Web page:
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A 25-year journey from sass to class

<p>Closing out his 25th season, Stephen Petronio provides a retrospective of sorts: gorgeous dances ranging from the 1986 solo “#3” to the new “Ghostown.” His company of 11, the men as leggy and elegant as the women (and often substantially more exposed), lead us through an archeological dig. They revisit the brassy disco sensibility of 20 years ago in “Middlesex Gorge,” with girls in skimpy, black leotards and boys in corsets, their behinds bare, their legs tufted with pink flowers.</p>

Closing out his 25th season, Stephen Petronio provides a retrospective of sorts: gorgeous dances ranging from the 1986 solo “#3” to the new “Ghostown.” His company of 11, the men as leggy and elegant as the women (and often substantially more exposed), lead us through an archeological dig. They revisit the brassy disco sensibility of 20 years ago in “Middlesex Gorge,” with girls in skimpy, black leotards and boys in corsets, their behinds bare, their legs tufted with pink flowers.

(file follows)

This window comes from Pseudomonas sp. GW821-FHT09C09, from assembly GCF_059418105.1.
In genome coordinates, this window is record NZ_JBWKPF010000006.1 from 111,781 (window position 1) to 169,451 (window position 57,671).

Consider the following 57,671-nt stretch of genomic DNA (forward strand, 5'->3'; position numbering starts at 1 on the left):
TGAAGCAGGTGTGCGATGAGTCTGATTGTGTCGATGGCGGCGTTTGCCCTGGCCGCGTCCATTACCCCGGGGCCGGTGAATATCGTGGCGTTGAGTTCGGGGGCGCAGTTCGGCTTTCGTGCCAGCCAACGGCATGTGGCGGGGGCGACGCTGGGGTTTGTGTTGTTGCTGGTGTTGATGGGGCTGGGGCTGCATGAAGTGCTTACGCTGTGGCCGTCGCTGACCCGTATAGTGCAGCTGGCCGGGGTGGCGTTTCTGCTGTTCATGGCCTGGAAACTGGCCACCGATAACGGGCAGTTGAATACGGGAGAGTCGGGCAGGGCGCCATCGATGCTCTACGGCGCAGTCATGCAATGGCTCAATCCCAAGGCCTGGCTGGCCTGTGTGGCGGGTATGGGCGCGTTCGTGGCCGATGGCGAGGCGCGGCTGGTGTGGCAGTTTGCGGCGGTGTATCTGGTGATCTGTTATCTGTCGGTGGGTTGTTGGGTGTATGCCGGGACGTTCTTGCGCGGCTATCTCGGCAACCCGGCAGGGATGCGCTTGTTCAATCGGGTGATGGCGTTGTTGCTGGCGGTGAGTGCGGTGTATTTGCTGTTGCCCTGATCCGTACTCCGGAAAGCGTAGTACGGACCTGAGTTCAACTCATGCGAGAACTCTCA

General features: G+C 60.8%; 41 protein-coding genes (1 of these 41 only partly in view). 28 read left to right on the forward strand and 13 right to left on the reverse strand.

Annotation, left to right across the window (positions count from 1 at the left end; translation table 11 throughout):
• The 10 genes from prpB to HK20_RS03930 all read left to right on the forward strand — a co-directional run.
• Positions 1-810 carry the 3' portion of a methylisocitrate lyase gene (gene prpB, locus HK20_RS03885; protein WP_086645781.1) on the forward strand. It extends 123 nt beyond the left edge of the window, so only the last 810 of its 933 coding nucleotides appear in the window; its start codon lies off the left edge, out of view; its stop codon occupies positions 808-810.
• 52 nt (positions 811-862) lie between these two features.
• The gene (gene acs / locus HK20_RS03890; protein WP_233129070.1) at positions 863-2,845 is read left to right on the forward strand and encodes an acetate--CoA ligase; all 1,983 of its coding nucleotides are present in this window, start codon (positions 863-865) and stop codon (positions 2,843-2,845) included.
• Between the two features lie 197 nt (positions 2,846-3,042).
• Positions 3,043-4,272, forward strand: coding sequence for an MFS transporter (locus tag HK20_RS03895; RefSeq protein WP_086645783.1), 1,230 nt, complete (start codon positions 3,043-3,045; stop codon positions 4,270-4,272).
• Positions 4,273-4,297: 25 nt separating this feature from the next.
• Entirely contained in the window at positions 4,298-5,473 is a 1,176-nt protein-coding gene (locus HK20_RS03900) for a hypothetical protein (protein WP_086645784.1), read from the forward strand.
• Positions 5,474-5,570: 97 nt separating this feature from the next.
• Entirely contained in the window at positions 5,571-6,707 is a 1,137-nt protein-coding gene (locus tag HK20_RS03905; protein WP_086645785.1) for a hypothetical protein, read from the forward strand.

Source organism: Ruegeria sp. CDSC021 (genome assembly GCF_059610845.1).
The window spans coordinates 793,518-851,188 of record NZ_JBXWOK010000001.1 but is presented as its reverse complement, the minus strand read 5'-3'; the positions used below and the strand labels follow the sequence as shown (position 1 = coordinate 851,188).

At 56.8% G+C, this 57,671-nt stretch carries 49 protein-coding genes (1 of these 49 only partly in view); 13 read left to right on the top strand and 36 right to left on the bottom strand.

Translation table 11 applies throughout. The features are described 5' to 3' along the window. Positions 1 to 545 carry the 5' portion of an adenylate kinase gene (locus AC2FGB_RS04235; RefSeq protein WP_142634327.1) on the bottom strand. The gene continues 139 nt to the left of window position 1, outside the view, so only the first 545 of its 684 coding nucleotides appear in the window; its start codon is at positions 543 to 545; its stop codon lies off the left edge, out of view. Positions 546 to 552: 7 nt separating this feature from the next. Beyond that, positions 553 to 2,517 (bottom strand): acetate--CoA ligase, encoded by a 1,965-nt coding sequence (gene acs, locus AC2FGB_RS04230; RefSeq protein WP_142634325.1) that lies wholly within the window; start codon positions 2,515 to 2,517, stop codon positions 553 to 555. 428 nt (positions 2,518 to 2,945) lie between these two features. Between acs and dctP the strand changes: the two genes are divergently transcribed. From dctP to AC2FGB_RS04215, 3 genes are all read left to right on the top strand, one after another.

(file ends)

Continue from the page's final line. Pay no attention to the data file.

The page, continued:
After pieces to insistent anthems like Wire’s “Ambitious Plus” and Radiohead’s “Creep,” for which the lyrics seem to provide narrative, Petronio breaks out in “Ghostown,” to the swoony, swoopy orchestral sounds of Jonny Greenwood’s “Popcorn Superhet Receiver.”


Here Jillian Lewis’ floaty, layered costumes underline the dance’s theme. The performers frequently look away from us, frustrating our desire to see their faces, to sense what they’re feeling. They blow in from the wings, cluster and separate, their bodies exposed but their faces obscured, their intentions foggy. Both men and women wear curious black appliques on the tender flesh of their inner thighs, evoking images of wild things in a forest.

 
 
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